Daisy Girl Scouts are for girls in kindergarten and first grade. The Daisy Scouts learn about respect and caring for others, themselves and for the world around them. The girls earn awards in three basic areas to place on their uniforms. The Golden Honey Bee Award is given when girls participate in a gardening project to make their world a better place. Daisy Scouts can make crafts to help earn the award.
Tool Bag and Apron
Daisy Scouts get involved in a gardening project to improve their world. Help the girls prepare for their project with some crafted items they can use. Provide inexpensive muslin or canvas bags or aprons for the girls to decorate. The girls can paint flowers, vegetables or trees on their bag or apron. They can also use permanent markers to draw daisies, garden tools or honeybees on their craft projects. The girls can try an unfamiliar art process to decorate their items. For example, let them scrape pieces of old crayons onto their bag or apron. Cover the crayon pieces and help the girls use a warm iron to melt the crayon pieces. Remove the paper and let the fabric cool before moving the crafts.
Rainbow Plant Markers
Use up some old CDs to make plant markers that create a rainbow effect in the sunlight. The girls can glue a large craft stick, tongue depressor or paint-stirring stick onto the printed side of a CD. Let them use permanent ink markers to write the name of a flower or food plant on the stick. Have them make several plant markers if they are planting a garden for a project.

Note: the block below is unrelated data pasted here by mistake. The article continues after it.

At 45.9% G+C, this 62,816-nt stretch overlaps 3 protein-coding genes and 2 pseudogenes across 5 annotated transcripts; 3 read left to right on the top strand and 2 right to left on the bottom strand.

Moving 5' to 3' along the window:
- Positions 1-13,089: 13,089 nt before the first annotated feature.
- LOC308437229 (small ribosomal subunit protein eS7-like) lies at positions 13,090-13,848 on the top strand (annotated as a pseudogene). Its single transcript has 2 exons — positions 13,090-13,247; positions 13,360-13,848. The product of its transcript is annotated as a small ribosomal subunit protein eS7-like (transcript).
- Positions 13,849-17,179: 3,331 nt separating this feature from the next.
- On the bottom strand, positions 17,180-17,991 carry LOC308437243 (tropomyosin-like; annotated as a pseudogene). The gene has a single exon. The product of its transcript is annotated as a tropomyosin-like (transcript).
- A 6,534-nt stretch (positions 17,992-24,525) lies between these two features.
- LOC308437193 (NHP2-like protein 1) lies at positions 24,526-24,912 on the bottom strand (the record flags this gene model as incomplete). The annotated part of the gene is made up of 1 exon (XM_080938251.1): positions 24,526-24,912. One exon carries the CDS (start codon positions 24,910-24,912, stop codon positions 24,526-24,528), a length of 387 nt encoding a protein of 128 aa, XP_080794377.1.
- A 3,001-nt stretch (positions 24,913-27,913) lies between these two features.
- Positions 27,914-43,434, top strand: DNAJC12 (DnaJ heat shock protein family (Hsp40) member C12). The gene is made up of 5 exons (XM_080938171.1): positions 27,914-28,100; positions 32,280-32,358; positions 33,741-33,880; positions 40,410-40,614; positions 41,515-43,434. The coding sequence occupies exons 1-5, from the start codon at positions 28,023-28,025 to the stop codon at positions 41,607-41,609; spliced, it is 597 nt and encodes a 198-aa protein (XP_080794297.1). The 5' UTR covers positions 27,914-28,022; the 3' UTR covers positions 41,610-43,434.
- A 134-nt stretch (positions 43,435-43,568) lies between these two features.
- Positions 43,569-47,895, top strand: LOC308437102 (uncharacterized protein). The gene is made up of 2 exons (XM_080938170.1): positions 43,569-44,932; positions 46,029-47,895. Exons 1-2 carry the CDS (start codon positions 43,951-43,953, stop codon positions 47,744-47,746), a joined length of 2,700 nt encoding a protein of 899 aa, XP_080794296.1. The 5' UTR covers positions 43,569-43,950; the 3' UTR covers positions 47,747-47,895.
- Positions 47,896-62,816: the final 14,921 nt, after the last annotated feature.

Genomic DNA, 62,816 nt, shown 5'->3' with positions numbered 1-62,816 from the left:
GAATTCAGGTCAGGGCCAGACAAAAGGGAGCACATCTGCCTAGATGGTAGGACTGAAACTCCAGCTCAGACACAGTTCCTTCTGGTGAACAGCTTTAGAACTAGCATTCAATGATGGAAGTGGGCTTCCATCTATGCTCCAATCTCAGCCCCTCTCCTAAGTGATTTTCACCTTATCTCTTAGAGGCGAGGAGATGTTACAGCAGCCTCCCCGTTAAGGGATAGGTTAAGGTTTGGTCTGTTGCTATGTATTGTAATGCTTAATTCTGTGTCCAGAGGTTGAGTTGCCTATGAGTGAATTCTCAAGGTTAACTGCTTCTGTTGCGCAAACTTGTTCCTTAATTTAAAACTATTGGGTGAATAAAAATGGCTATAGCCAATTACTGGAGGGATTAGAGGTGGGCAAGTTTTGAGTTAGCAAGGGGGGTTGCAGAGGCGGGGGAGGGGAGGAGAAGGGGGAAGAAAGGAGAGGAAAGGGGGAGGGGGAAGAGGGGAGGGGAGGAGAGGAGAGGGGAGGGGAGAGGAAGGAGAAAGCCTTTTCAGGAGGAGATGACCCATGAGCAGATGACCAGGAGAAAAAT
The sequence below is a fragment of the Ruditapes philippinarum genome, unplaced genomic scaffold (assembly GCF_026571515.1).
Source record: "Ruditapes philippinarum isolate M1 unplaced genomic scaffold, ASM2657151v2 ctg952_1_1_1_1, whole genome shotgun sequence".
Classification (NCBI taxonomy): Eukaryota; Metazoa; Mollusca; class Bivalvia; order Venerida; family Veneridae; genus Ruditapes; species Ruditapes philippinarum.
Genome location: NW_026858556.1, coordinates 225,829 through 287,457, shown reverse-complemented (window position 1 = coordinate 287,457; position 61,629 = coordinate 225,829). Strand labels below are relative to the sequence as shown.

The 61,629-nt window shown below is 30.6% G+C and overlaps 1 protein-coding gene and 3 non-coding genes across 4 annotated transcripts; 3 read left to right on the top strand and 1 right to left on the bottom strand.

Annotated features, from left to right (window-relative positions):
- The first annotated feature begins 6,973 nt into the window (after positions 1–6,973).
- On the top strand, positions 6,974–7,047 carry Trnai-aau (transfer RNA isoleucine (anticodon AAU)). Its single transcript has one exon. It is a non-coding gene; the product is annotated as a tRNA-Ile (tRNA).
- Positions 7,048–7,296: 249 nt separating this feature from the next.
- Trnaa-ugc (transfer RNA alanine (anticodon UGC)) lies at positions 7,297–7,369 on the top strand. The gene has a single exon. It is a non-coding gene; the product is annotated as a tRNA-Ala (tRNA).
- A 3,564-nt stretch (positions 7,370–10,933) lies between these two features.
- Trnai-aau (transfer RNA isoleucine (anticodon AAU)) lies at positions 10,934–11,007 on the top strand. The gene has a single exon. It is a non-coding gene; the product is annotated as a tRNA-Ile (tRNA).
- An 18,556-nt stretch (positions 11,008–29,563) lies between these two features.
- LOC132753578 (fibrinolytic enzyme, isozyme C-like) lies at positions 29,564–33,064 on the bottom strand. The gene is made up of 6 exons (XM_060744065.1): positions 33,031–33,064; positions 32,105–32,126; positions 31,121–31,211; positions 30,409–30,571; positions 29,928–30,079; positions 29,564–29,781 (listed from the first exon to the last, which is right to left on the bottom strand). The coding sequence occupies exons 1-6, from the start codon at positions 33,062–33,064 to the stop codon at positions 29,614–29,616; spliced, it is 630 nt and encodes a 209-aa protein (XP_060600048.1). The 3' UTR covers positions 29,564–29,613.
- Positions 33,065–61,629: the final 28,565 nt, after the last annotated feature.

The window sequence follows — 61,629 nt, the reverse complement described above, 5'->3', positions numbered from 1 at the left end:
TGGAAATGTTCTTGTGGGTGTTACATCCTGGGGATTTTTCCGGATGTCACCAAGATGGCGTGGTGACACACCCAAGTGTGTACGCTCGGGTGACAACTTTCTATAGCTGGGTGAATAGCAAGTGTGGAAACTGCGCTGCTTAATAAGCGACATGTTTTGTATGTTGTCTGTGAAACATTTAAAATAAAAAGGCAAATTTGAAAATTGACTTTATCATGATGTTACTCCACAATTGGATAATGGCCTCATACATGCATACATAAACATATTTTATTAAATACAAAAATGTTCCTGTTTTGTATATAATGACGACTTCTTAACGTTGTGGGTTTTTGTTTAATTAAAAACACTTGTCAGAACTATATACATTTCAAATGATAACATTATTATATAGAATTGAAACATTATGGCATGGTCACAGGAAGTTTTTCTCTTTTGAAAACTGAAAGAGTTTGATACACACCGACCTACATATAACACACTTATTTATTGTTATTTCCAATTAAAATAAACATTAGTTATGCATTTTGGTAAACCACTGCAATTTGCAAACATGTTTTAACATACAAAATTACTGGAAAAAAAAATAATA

Before the weather is warm enough to plant a garden, the Daisy Scouts can start growing some plants indoors. Have the girls paint some clay pots or cardboard peat pots to use in planting their seeds. Provide some cardboard box "flats" to keep the seedling pots in before and after the girls put dirt and seeds into the pots.
Make a group or individual indoor gardens for someone who isn't able to get outdoors. The girls can cover a shoebox with decorated wrapping paper or wallpaper leftovers that they tape or glue onto the box. Each girl needs a cardboard circle to use as a template pattern. Provide different colors of tissue paper for the girls to trace and cut circles from. They can cut several layers of paper together or one at time, whichever is easier. The girls need to fold three or more circle layers in half, then in half again to make a one-quarter shape. Show them how to twist a chenille stem around the pointed end of the tissue circles. The girls can fold out the tissue circles to look like flowers and they can stick the other end of the chenille stem into a layer of wadded green tissue paper. Have them make several flowers for their indoor garden to give to someone.
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